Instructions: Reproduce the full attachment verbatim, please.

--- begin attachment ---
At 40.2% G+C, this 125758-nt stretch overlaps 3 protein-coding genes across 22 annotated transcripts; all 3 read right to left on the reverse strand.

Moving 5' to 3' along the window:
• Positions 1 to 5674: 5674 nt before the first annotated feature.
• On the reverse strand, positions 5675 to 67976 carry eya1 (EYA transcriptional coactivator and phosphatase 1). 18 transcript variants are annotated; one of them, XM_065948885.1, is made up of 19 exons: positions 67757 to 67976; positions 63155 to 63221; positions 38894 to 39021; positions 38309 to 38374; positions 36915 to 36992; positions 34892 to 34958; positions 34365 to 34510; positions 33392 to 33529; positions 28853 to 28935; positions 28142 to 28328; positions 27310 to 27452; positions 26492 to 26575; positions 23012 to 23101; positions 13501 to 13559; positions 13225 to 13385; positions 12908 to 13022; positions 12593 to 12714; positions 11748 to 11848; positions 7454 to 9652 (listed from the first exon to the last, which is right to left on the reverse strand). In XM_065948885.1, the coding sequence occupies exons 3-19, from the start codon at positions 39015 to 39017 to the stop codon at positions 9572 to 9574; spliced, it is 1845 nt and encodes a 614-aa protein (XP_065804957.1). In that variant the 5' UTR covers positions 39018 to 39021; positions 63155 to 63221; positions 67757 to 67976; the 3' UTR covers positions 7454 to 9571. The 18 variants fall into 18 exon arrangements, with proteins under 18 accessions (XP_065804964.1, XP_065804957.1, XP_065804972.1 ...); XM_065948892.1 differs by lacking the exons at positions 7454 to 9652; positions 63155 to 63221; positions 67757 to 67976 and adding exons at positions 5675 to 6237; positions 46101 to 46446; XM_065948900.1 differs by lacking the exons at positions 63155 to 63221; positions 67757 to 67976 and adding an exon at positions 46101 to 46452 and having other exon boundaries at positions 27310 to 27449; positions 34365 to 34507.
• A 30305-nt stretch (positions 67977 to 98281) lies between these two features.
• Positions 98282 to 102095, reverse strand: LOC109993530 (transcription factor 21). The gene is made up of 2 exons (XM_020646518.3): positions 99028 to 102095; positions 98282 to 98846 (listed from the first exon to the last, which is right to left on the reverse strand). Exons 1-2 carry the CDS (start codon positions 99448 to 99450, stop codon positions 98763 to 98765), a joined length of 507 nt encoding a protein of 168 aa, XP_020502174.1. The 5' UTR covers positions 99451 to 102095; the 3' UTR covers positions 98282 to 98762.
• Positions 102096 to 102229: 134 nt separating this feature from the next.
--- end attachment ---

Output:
At 40.2% G+C, this 125758-nt stretch overlaps 3 protein-coding genes across 22 annotated transcripts; all 3 read right to left on the reverse strand.

Moving 5' to 3' along the window:
• Positions 1 to 5674: 5674 nt before the first annotated feature.
• On the reverse strand, positions 5675 to 67976 carry eya1 (EYA transcriptional coactivator and phosphatase 1). 18 transcript variants are annotated; one of them, XM_065948885.1, is made up of 19 exons: positions 67757 to 67976; positions 63155 to 63221; positions 38894 to 39021; positions 38309 to 38374; positions 36915 to 36992; positions 34892 to 34958; positions 34365 to 34510; positions 33392 to 33529; positions 28853 to 28935; positions 28142 to 28328; positions 27310 to 27452; positions 26492 to 26575; positions 23012 to 23101; positions 13501 to 13559; positions 13225 to 13385; positions 12908 to 13022; positions 12593 to 12714; positions 11748 to 11848; positions 7454 to 9652 (listed from the first exon to the last, which is right to left on the reverse strand). In XM_065948885.1, the coding sequence occupies exons 3-19, from the start codon at positions 39015 to 39017 to the stop codon at positions 9572 to 9574; spliced, it is 1845 nt and encodes a 614-aa protein (XP_065804957.1). In that variant the 5' UTR covers positions 39018 to 39021; positions 63155 to 63221; positions 67757 to 67976; the 3' UTR covers positions 7454 to 9571. The 18 variants fall into 18 exon arrangements, with proteins under 18 accessions (XP_065804964.1, XP_065804957.1, XP_065804972.1 ...); XM_065948892.1 differs by lacking the exons at positions 7454 to 9652; positions 63155 to 63221; positions 67757 to 67976 and adding exons at positions 5675 to 6237; positions 46101 to 46446; XM_065948900.1 differs by lacking the exons at positions 63155 to 63221; positions 67757 to 67976 and adding an exon at positions 46101 to 46452 and having other exon boundaries at positions 27310 to 27449; positions 34365 to 34507.
• A 30305-nt stretch (positions 67977 to 98281) lies between these two features.
• Positions 98282 to 102095, reverse strand: LOC109993530 (transcription factor 21). The gene is made up of 2 exons (XM_020646518.3): positions 99028 to 102095; positions 98282 to 98846 (listed from the first exon to the last, which is right to left on the reverse strand). Exons 1-2 carry the CDS (start codon positions 99448 to 99450, stop codon positions 98763 to 98765), a joined length of 507 nt encoding a protein of 168 aa, XP_020502174.1. The 5' UTR covers positions 99451 to 102095; the 3' UTR covers positions 98282 to 98762.
• Positions 102096 to 102229: 134 nt separating this feature from the next.